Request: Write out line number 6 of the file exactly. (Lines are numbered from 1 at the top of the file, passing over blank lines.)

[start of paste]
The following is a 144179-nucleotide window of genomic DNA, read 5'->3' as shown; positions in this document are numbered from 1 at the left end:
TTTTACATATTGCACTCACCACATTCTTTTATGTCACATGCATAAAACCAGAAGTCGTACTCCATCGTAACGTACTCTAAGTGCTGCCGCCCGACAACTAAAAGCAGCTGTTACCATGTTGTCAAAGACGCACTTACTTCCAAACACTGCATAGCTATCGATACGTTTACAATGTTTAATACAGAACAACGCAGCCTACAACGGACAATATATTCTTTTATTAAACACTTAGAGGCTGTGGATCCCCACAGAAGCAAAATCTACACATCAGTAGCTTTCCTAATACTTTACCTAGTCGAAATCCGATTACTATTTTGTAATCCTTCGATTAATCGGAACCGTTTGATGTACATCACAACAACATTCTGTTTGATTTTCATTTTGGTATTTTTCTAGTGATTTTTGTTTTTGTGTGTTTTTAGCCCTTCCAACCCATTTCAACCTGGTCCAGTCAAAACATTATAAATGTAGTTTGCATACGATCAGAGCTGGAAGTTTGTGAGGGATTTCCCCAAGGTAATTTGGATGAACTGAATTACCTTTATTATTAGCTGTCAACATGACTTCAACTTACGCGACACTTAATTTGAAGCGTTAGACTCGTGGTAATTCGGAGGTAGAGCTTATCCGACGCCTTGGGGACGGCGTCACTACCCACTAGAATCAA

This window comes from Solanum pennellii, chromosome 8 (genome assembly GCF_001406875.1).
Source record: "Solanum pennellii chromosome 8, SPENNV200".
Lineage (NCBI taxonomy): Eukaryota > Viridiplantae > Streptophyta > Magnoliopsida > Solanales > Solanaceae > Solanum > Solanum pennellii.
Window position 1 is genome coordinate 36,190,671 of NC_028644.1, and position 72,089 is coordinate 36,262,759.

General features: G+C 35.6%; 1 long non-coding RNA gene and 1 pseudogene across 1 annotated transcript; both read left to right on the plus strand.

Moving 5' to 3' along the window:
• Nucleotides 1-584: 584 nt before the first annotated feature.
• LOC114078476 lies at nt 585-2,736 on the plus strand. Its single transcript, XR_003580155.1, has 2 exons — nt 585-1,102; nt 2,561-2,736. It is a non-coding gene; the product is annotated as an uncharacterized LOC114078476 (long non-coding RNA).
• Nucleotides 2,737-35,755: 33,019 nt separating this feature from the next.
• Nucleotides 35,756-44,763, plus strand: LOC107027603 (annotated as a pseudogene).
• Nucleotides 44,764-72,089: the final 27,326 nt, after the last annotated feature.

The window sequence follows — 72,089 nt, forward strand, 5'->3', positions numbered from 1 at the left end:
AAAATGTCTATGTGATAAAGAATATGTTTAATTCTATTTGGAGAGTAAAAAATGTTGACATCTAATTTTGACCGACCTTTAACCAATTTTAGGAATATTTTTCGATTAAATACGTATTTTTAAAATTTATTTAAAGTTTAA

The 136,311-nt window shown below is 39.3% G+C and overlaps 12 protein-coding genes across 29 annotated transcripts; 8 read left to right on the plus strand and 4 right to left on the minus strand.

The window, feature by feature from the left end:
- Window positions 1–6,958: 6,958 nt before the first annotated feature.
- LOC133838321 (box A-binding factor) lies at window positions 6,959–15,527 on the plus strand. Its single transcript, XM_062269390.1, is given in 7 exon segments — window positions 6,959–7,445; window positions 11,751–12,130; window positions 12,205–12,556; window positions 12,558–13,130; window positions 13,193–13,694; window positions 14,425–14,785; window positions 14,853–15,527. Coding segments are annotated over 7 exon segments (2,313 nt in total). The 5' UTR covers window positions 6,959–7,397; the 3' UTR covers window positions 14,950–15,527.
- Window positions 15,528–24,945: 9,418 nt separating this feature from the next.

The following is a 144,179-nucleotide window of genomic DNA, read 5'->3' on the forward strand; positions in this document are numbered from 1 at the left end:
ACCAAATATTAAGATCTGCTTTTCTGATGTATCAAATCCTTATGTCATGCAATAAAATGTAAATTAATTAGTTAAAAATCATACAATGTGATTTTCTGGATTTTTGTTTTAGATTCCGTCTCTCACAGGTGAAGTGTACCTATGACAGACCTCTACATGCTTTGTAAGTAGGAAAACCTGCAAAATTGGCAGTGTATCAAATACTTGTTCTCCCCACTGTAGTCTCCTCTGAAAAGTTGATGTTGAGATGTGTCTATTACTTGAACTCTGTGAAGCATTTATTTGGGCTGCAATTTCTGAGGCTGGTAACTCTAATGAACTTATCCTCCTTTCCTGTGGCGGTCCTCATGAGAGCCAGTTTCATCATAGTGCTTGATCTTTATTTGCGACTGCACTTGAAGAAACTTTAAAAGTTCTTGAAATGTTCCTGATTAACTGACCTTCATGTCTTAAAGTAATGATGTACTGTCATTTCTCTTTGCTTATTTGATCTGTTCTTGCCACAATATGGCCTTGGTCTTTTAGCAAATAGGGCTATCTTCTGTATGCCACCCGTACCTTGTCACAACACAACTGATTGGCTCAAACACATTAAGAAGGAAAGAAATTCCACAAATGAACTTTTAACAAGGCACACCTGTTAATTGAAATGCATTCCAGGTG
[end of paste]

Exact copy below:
Window position 1 is genome coordinate 36,190,671 of NC_028644.1, and position 72,089 is coordinate 36,262,759.